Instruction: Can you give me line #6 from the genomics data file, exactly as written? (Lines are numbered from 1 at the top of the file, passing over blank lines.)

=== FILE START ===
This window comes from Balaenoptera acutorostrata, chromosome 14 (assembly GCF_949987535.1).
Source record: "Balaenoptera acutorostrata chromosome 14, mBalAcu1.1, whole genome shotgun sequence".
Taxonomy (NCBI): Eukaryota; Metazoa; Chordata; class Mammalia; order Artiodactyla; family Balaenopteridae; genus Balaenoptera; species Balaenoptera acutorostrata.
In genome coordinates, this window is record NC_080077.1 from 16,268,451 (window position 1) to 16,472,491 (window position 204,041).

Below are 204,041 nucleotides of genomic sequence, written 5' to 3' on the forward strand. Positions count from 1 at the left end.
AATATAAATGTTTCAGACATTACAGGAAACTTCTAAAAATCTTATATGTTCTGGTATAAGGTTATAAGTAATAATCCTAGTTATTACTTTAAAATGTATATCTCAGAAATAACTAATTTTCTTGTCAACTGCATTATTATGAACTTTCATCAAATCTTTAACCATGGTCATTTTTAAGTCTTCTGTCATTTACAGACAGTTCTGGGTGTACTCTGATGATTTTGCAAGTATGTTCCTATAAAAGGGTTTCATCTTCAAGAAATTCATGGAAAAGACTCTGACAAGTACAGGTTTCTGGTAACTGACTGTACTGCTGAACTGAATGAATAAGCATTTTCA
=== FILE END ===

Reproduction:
AATATAAATGTTTCAGACATTACAGGAAACTTCTAAAAATCTTATATGTTCTGGTATAAGGTTATAAGTAATAATCCTAGTTATTACTTTAAAATGTATATCTCAGAAATAACTAATTTTCTTGTCAACTGCATTATTATGAACTTTCATCAAATCTTTAACCATGGTCATTTTTAAGTCTTCTGTCATTTACAGACAGTTCTGGGTGTACTCTGATGATTTTGCAAGTATGTTCCTATAAAAGGGTTTCATCTTCAAGAAATTCATGGAAAAGACTCTGACAAGTACAGGTTTCTGGTAACTGACTGTACTGCTGAACTGAATGAATAAGCATTTTCA